The ciambella ticinese is a crunchy and crumbly biscuit, spiced with anise seeds or sometimes fennel or cumin seeds. The typical shape of the ciambella is a ring with a hole in the middles, and its diameter is of about 8 cm. Apparently the ciambella ticinese was born in Lugano, at the hands the baker Bianchi who baked these biscuits in the early 20th century, flavouring them with different spices. It was he who made famous the ciambella ticinese, which spread in Ticino thanks to pastry chefs in urban areas. Once upon a time ciambelle could be bought in a bakeries or grottoes, bars and restaurants, usually stored in a typical glass jar. It was a daily consumer product, like bread. They were often eaten as afternoon snacks, dipped in red wine or milk. Widely popular in taverns, the ciambelle were strung into wooden rods resting on the bar counter and the customers enjoyed them accompanied by a glass of wine. Unfortunately ciambelle have lost importance in Ticino due to the competition from industrially produced biscuits. Today, family recipes are handed over, like the one I am presenting to you today which my aunt Luciana passed on to me.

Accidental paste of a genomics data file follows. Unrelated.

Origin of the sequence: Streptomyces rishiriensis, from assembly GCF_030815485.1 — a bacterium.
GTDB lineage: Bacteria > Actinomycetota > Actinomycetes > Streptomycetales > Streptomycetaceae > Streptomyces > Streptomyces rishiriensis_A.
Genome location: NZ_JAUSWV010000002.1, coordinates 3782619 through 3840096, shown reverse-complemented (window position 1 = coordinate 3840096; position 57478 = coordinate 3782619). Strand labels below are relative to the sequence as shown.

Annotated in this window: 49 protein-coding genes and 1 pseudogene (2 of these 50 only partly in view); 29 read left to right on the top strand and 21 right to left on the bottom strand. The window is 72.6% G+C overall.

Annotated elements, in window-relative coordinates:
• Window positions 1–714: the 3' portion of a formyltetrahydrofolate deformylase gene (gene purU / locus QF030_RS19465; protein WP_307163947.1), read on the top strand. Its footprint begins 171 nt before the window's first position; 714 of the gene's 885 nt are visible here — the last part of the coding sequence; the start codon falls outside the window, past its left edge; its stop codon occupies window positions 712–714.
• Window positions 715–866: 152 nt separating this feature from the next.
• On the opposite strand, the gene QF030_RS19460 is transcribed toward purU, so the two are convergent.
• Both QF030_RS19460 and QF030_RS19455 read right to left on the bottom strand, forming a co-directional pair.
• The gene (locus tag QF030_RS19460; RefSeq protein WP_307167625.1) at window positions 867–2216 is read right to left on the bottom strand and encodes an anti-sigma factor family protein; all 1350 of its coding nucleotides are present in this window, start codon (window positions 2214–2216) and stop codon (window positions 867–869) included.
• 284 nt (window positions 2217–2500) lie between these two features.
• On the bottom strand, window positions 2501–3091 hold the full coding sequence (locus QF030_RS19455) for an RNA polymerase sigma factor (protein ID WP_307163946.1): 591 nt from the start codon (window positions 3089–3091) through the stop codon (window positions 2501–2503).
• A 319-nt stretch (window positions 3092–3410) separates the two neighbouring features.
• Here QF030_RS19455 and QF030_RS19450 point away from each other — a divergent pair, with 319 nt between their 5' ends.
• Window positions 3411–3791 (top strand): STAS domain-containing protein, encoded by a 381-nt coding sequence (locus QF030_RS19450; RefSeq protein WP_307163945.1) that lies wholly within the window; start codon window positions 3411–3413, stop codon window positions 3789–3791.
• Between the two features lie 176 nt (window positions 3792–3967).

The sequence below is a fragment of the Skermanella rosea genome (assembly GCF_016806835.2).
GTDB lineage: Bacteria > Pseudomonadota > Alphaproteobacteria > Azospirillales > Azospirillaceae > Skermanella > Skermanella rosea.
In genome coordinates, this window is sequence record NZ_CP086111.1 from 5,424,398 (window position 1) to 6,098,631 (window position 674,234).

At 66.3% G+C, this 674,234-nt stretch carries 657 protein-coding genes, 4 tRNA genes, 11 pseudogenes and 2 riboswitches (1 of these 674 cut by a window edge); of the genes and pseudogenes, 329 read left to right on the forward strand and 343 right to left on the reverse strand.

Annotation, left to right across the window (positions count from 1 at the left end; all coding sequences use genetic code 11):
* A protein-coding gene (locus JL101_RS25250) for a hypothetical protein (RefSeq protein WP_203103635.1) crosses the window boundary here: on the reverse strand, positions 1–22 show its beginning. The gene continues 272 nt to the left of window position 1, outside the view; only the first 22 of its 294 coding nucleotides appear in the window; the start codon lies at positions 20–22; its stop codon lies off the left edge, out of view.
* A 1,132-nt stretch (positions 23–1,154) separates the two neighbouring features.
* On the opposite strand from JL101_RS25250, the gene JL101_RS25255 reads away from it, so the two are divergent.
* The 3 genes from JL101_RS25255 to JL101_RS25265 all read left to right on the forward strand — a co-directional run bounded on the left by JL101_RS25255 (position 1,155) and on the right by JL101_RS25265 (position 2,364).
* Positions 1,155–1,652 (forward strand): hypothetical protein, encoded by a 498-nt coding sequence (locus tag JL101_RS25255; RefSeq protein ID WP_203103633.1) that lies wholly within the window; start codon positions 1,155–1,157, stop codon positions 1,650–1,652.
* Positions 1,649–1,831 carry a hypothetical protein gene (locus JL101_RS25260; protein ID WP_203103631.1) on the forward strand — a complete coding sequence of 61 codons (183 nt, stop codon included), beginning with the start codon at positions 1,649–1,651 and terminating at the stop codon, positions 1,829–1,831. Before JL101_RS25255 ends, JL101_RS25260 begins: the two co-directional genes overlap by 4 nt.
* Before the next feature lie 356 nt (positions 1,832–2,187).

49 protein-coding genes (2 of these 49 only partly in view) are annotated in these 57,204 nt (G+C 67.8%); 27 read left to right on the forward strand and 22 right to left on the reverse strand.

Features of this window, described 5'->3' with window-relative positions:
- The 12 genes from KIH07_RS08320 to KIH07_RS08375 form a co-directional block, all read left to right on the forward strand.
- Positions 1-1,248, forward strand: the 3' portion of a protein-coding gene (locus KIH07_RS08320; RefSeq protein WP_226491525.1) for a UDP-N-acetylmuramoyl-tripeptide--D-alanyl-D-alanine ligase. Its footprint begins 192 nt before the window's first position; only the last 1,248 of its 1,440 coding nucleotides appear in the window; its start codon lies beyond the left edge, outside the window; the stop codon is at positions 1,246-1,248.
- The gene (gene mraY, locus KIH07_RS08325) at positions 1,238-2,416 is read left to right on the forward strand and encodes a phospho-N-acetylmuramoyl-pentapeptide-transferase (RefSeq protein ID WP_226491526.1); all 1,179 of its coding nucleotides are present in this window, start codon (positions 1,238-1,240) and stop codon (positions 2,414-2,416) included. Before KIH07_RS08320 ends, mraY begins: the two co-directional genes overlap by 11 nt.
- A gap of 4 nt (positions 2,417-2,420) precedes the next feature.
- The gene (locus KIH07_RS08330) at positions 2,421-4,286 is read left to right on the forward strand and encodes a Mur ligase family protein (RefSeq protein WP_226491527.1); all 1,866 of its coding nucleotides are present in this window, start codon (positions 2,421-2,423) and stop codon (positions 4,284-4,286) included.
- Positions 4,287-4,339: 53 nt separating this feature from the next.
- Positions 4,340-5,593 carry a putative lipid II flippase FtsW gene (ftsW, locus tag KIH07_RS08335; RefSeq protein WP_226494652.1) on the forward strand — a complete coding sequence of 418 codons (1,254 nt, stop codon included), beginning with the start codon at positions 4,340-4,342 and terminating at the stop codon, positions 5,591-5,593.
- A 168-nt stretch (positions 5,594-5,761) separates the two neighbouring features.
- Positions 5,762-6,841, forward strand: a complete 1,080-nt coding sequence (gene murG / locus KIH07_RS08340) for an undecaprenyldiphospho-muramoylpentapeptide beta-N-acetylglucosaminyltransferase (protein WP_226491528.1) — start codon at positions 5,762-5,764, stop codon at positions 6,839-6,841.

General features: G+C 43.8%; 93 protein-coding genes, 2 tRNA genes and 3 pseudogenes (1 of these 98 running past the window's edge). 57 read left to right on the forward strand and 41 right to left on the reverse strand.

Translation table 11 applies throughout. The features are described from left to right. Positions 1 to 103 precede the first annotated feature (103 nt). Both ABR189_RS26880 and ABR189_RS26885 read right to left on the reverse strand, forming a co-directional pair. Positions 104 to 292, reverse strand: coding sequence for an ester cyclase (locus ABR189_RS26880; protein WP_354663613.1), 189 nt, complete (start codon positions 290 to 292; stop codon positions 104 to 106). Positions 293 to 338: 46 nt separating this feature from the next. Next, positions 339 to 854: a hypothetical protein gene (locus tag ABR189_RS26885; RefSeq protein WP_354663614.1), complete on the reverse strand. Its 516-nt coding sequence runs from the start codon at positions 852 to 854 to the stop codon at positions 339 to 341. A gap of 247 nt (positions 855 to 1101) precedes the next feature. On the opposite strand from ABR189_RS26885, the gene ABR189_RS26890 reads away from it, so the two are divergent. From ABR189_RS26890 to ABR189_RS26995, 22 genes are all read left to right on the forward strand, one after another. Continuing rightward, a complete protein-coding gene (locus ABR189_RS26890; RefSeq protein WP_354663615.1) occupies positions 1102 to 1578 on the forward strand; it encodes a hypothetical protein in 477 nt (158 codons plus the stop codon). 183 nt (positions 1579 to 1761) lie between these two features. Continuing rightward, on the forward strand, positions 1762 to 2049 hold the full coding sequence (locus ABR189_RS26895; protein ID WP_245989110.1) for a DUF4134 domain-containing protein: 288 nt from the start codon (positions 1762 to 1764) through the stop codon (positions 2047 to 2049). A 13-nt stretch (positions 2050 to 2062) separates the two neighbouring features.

Continue reading / Continua a leggere…

Maroggia’s Mill Cookbook: Rye flour, Cranberry and Orange Zest Scones / Il Ricettario del Mulino di Maroggia: Scones alla farina di segale, cranberries e scorza d’arancia

Nothing’s better than an old good cup of tea and scones on these cold, cold winter mornings. For Maroggia’s Mill Cookbook I wrote this recipe thinking of lazy sundays and something rewarding to eat on a well deserved day of relax. I used the Mill’s rye flour and white AP flour. Easy to make, soft and sweet, they keep for a couple of days (though I suggest warming them up in the oven at 100°C for 8 minutes). Let’s put the kettle on!

Continue reading / Continua a leggere…

Maroggia’s Mill Cookbook: Rye Flour and Ginger Biscuits / Il Ricettario del Mulino di Maroggia: Biscotti alla farina di segale e zenzero